Natural and Synthetic Endocannabinoids
and Their Structure-Activity Relationships

Palmer SL, Khanolkar AD, Makriyannis A
Departments of Pharmaceutical Sciences,
University of Connecticut,
Storrs, CT 06269, USA.
Curr Pharm Des 2000 Sep 1; 6(13):1381-1397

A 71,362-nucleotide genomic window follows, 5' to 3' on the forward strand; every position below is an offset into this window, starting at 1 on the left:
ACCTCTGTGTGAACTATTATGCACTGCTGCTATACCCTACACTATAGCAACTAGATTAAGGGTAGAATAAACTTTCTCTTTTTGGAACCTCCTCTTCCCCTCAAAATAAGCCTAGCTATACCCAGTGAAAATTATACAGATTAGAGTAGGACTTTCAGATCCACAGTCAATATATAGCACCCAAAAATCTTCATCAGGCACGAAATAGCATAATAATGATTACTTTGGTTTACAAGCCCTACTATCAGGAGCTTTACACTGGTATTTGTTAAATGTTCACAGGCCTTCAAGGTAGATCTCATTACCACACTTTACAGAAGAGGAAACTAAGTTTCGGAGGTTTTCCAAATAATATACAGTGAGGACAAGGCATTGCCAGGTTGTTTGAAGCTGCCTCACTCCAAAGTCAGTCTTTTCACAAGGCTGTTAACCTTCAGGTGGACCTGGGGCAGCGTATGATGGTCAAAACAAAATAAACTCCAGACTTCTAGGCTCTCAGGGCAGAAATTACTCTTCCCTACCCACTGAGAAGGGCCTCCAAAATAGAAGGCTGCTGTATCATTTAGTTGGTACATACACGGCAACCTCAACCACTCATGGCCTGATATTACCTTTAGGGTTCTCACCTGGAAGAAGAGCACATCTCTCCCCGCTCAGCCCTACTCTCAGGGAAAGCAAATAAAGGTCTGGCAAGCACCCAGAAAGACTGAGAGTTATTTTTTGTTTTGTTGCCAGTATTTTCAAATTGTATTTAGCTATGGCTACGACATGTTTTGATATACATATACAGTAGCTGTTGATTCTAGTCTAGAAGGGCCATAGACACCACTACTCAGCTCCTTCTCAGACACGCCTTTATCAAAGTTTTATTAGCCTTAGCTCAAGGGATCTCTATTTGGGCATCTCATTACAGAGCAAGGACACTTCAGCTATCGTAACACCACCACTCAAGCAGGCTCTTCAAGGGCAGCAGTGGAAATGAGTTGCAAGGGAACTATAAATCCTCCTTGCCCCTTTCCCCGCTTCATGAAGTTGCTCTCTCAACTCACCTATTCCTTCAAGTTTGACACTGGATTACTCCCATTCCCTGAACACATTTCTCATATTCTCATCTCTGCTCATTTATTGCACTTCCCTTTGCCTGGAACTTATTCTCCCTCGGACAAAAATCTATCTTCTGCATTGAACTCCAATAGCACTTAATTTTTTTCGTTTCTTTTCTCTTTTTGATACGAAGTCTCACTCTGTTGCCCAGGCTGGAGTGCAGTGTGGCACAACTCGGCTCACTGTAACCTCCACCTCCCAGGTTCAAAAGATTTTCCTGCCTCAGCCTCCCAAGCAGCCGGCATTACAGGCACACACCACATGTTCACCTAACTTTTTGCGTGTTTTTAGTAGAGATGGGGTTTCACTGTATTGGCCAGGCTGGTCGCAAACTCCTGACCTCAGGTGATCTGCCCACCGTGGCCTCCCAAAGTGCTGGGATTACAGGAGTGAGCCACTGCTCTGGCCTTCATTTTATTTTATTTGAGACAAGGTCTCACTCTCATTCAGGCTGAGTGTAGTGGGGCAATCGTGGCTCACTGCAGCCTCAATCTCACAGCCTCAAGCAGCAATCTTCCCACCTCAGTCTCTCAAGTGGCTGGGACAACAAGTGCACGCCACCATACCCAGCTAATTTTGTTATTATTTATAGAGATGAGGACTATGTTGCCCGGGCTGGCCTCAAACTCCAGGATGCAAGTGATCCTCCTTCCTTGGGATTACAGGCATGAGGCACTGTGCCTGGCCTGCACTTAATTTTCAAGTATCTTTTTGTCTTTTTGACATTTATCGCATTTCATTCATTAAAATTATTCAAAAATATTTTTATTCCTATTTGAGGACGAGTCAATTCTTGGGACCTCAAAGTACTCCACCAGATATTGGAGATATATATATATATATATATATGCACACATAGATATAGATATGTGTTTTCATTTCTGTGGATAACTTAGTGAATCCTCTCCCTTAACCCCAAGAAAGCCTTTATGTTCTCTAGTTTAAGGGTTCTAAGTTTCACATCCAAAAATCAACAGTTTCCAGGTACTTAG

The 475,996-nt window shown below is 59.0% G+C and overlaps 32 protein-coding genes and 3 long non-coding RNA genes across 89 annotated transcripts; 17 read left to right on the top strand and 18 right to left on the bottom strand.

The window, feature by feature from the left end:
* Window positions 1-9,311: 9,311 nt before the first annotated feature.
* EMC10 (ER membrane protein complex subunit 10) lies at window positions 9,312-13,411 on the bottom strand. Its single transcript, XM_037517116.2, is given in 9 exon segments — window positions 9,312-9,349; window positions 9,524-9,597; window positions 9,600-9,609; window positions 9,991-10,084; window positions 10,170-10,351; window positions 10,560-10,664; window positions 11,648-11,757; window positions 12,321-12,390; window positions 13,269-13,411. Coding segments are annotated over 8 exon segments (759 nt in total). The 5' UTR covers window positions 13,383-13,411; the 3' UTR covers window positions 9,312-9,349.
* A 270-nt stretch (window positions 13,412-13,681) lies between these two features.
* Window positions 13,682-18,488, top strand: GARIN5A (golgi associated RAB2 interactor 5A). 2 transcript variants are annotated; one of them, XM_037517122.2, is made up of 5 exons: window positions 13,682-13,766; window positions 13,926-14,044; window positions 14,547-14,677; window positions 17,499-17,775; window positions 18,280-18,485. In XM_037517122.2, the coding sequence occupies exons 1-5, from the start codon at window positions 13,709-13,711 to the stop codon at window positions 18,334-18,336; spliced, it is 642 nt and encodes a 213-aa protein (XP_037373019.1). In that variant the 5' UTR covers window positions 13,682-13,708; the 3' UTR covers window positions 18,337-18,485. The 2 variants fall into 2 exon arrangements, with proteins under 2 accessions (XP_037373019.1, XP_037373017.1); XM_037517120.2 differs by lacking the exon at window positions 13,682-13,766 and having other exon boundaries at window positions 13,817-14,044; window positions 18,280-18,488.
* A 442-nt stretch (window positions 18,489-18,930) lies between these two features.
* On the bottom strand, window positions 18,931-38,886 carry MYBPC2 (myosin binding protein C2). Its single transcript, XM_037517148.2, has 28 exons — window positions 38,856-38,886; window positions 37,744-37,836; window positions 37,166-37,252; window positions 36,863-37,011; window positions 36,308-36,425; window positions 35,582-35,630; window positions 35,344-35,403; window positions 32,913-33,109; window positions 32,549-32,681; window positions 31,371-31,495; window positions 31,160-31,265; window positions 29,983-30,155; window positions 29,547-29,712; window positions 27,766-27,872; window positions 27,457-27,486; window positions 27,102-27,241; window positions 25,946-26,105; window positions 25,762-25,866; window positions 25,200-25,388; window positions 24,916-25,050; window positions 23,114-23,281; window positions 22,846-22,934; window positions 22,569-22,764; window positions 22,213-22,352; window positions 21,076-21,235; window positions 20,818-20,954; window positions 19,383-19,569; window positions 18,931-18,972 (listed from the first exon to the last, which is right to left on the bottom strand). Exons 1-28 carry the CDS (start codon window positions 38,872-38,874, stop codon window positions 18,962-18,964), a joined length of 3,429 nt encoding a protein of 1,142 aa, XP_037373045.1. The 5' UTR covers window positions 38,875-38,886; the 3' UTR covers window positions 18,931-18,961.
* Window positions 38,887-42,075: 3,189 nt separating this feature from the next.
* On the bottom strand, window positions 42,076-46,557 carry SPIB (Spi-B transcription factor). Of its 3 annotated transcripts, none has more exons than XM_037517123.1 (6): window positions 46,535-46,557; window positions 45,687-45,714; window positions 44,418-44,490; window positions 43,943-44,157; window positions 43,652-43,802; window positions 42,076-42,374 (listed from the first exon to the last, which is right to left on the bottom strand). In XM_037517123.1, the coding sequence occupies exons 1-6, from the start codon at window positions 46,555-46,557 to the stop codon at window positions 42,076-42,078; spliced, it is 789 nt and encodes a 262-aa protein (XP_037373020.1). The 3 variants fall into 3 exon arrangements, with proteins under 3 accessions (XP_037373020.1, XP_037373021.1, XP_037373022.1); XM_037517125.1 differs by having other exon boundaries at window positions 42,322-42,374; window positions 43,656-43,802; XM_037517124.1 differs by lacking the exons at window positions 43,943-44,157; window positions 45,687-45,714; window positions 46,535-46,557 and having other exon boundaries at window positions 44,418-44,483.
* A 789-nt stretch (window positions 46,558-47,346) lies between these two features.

During the past several years, cannabinoid biology has witnessed marked advances that has propelled it to the forefront of biomedical research. These new developments have also provided an opportunity to examine the physiological and biochemical events underlying the use and abuse of cannabis as well as elucidating the biological role of the endogenous cannabinoid ligands (endocannabinoids). The biological targets for endocannabinoids include the cannabinoid receptors (CB1 and CB2), the enzyme anandamide amidohydrolase (AAH), and the carrier protein referred to as the anandamide transporter (ANT). The identification of arachidonylethanolamide (anandamide, AEA) as an endogenous cannabinoid has been an important development in cannabinoid research which has led to the identification of two proteins associated with cannabinoid physiology in addition to the CB1 and CB2 receptors. These proteins are anandamide amidohydrolase (AAH), an enzyme responsible for the hydrolytic breakdown of anandamide and the anandamide transporter (ANT), a carrier protein involved in the transport of anandamide across the cell membrane. Evidence obtained so far suggests that these two proteins, in combination, are responsible for the termination of the biological actions of anandamide. Also, the discovery of anandamide has revealed a novel class of more selective agents possessing somewhat different pharmacological properties than the cannabinoids. A number of such analogs have now been reported many of which possess markedly improved cannabinoid receptor affinities and metabolic stabilities compared to those of the parent ligand. Generally, anandamide and all known analogs exhibit significant selectivities with high affinities for the CB1 receptor and modest to very low affinity for the CB2 receptor. In a relatively short period of time, pharmacological and biochemical studies have confirmed initial speculations that anandamide is either a neuromodulator or neurotransmitter and has significantly advanced our understanding of cannabinoid biochemistry. This summary seeks to define the pharmacology of endocannabinoids and to focus on the structure-activity relationships (SAR) of anandamide for the CB1 cannabinoid receptor.

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